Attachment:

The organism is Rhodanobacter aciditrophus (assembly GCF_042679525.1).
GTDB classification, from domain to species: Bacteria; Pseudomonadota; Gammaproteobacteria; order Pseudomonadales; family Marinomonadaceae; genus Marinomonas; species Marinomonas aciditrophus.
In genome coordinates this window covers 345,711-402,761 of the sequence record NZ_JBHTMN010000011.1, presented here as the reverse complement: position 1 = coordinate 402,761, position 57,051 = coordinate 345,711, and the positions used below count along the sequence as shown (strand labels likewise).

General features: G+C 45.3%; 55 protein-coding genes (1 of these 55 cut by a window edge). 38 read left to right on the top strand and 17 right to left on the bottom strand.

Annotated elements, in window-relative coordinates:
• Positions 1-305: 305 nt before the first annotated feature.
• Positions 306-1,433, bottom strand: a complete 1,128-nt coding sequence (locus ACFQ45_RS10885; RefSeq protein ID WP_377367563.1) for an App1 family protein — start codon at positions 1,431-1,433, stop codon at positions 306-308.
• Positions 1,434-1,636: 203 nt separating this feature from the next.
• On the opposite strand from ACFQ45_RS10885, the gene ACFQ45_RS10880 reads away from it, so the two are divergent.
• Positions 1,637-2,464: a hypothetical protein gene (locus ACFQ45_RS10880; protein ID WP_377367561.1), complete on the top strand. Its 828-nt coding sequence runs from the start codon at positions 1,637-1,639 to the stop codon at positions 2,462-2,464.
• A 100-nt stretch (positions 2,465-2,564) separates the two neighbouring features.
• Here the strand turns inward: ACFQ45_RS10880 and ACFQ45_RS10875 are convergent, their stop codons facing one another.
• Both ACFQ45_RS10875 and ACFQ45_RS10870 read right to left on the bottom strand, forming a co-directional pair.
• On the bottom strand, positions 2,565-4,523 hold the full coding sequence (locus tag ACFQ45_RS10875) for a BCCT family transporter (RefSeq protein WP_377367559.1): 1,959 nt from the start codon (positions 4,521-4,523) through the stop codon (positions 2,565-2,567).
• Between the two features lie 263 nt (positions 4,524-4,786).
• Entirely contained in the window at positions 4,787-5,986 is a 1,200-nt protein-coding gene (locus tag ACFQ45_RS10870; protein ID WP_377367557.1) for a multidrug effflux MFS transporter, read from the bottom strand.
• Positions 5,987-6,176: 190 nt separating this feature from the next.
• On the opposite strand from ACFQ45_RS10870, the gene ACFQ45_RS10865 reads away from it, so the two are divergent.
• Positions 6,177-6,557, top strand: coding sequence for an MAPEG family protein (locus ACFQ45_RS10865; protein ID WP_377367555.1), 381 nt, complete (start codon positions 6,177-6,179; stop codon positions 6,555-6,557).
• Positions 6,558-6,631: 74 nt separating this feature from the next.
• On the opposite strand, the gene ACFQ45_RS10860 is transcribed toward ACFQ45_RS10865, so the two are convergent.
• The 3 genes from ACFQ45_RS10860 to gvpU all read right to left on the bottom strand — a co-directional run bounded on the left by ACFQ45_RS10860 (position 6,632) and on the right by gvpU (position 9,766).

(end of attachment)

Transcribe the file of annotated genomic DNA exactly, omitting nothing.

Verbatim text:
The organism is Rhodanobacter aciditrophus (assembly GCF_042679525.1).
GTDB classification, from domain to species: Bacteria; Pseudomonadota; Gammaproteobacteria; order Pseudomonadales; family Marinomonadaceae; genus Marinomonas; species Marinomonas aciditrophus.
In genome coordinates this window covers 345,711-402,761 of the sequence record NZ_JBHTMN010000011.1, presented here as the reverse complement: position 1 = coordinate 402,761, position 57,051 = coordinate 345,711, and the positions used below count along the sequence as shown (strand labels likewise).

General features: G+C 45.3%; 55 protein-coding genes (1 of these 55 cut by a window edge). 38 read left to right on the top strand and 17 right to left on the bottom strand.

Annotated elements, in window-relative coordinates:
• Positions 1-305: 305 nt before the first annotated feature.
• Positions 306-1,433, bottom strand: a complete 1,128-nt coding sequence (locus ACFQ45_RS10885; RefSeq protein ID WP_377367563.1) for an App1 family protein — start codon at positions 1,431-1,433, stop codon at positions 306-308.
• Positions 1,434-1,636: 203 nt separating this feature from the next.
• On the opposite strand from ACFQ45_RS10885, the gene ACFQ45_RS10880 reads away from it, so the two are divergent.
• Positions 1,637-2,464: a hypothetical protein gene (locus ACFQ45_RS10880; protein ID WP_377367561.1), complete on the top strand. Its 828-nt coding sequence runs from the start codon at positions 1,637-1,639 to the stop codon at positions 2,462-2,464.
• A 100-nt stretch (positions 2,465-2,564) separates the two neighbouring features.
• Here the strand turns inward: ACFQ45_RS10880 and ACFQ45_RS10875 are convergent, their stop codons facing one another.
• Both ACFQ45_RS10875 and ACFQ45_RS10870 read right to left on the bottom strand, forming a co-directional pair.
• On the bottom strand, positions 2,565-4,523 hold the full coding sequence (locus tag ACFQ45_RS10875) for a BCCT family transporter (RefSeq protein WP_377367559.1): 1,959 nt from the start codon (positions 4,521-4,523) through the stop codon (positions 2,565-2,567).
• Between the two features lie 263 nt (positions 4,524-4,786).
• Entirely contained in the window at positions 4,787-5,986 is a 1,200-nt protein-coding gene (locus tag ACFQ45_RS10870; protein ID WP_377367557.1) for a multidrug effflux MFS transporter, read from the bottom strand.
• Positions 5,987-6,176: 190 nt separating this feature from the next.
• On the opposite strand from ACFQ45_RS10870, the gene ACFQ45_RS10865 reads away from it, so the two are divergent.
• Positions 6,177-6,557, top strand: coding sequence for an MAPEG family protein (locus ACFQ45_RS10865; protein ID WP_377367555.1), 381 nt, complete (start codon positions 6,177-6,179; stop codon positions 6,555-6,557).
• Positions 6,558-6,631: 74 nt separating this feature from the next.
• On the opposite strand, the gene ACFQ45_RS10860 is transcribed toward ACFQ45_RS10865, so the two are convergent.
• The 3 genes from ACFQ45_RS10860 to gvpU all read right to left on the bottom strand — a co-directional run bounded on the left by ACFQ45_RS10860 (position 6,632) and on the right by gvpU (position 9,766).